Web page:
Bittencourt-Silva G.B.,University of Basel |
Engelbrecht H.M.,South African National Biodiversity Institute |
And 7 more authors.
Zoosystematics and Evolution | Year: 2016
We carried out a survey of reptiles and amphibians within Afromontane forest and woodland slopes of three inselbergs in northern Mozambique (Mount Mabu, Mount Namuli, and Mount Ribáuè). A total of 56 species (22 amphibians and 34 reptiles) were recorded during the current survey. Our findings substantially increase the number of herpetofaunal species recorded from these mountains (Mount Ribáuè 59%, Mount Mabu 37%, and Mount Namuli 11% of the total species), including one new country record and several putative new species. An updated checklist of the herpetofauna of these mountains is presented. © Copyright Werner Conradie et al.
Abeli T.,University of Pavia |
Gentili R.,University of Milan Bicocca |
Mondoni A.,MUSE |
Orsenigo S.,University of Pavia |
Rossi G.,University of Pavia
Journal of Biogeography | Year: 2014
Aim: Populations at the edge of a species' distribution range may differ substantially from central populations. Peripheral populations may have either a high evolutionary potential or be prone to extinction, but the processes driving these outcomes are still unclear. Peripheral plant populations have been the subject of numerous studies and reviews, with many focusing on their genetic characteristics. In this review, we consider the effect of marginality on demographic species-specific traits. Location: World-wide. Methods: We reviewed the literature based on direct comparisons between central and peripheral plant populations. Strict inclusion criteria were applied to avoid biased analysis that may arise as a result of inaccurate boundary considerations or inappropriate comparisons. We inferred from the published data whether a certain trait had a better performance in central or peripheral populations (reliability of the abundant centre hypothesis, ACH). Results: There have not been enough studies on plant performance to allow for generalizations on the effects of marginality on plants. ACH expectations were not met in most cases and specific responses to marginality were observed at the species and population levels. Population and plant size more often met the ACH assumptions, suggesting that most geographically peripheral populations are also ecologically marginal. The availability of resources, the reproductive strategy, the level of ploidy and the ability to cope with interspecific competitors seem to drive the numerous exceptions to the ACH expectations. Main conclusions: The large numbers of exceptions to the ACH expectations suggest that a new comprehensive theory is needed to explain the effects of marginality in plants and to identify any general patterns. From the theoretical point of view, we propose that population history and dynamics should be considered when attempting to explain the processes that occur in peripheral plant populations. © 2013 John Wiley & Sons Ltd.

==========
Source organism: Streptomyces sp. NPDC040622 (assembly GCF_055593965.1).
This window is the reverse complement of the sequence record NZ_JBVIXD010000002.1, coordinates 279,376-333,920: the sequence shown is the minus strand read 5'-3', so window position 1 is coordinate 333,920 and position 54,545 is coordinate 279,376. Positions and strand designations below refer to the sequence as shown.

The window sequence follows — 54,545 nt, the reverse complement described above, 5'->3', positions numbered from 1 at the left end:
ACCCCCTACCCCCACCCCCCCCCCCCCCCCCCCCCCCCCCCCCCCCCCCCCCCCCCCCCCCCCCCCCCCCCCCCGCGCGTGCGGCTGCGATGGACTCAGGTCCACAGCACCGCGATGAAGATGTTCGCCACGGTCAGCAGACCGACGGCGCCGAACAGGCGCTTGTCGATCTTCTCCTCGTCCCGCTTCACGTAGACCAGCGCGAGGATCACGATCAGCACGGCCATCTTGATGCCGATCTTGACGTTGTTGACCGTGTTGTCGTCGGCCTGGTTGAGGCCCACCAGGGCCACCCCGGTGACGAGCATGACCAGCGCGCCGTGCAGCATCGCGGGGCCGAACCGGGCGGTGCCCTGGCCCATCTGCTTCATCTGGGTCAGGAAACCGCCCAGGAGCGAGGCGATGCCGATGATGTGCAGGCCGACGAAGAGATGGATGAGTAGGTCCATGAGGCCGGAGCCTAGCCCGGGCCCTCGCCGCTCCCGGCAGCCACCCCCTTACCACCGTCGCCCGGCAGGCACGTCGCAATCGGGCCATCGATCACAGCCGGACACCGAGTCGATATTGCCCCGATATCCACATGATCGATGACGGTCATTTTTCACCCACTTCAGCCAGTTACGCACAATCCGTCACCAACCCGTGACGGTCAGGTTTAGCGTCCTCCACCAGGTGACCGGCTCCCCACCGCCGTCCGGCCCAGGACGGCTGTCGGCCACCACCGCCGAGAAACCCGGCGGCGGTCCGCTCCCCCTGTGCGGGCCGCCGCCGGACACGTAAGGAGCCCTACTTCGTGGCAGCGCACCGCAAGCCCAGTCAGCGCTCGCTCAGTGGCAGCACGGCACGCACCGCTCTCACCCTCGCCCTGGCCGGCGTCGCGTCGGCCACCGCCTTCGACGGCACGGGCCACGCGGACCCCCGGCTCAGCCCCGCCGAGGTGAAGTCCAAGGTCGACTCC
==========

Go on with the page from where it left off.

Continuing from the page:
Abeli T.,University of Pavia |
Zubani L.,Flora Conservation s.r.l. Pavia |
Bonomi C.,MUSE |
Parolo G.,MUSE |
Gargano D.,University of Calabria
Plant Species Biology | Year: 2015
Fluctuating asymmetry (FA), the deviation from the normal symmetrical condition of a morphological trait having specific morphological symmetry, increases in response to environmental and genetic stress, is related to phenotypic plasticity and is considered a tool for monitoring a species conservation status. However, FA-stress relations are dependent on measured traits or species-specific characteristics such as mating system and habitat. This study investigates the relationships between FA, genetic diversity, population size, density and individual fitness traits (plant height, fruit and seed set), in the endemic Aquilegia thalictrifolia, a mixed breeder that is declining, but maintaining high levels of heterozygosity. Leaf and flower FA and other traits were investigated in 10 populations of A. thalictrifolia, the whole species range. As a result, we found similar patterns of FA in leaves and flowers between populations, indicating a homogenous level of stress between populations that differed for other traits. FA and the other traits were not related, including heterozygosity. Heterozygosity was not related to individual fitness traits with the exception of plant height. In accordance with other studies, we found that the role of FA as a tool for assessing the conservation status of a species or population should be reconsidered. However, we conclude that a low level of FA should not automatically be considered an indicator of good conservation status or low level of stress, because in species that evolved in highly stable environments it may indicate a scarce ability to plastically respond to environmental changes, as a consequence of environmental and genetic canalization. Further investigation of this point is needed. © 2015 The Society for the Study of Species Biology.
Franceschi M.,MUSE |
Massironi M.,University of Padua |
Franceschi P.,Data Management |
Picotti V.,University of Bologna
Rendiconti Online Societa Geologica Italiana | Year: 2013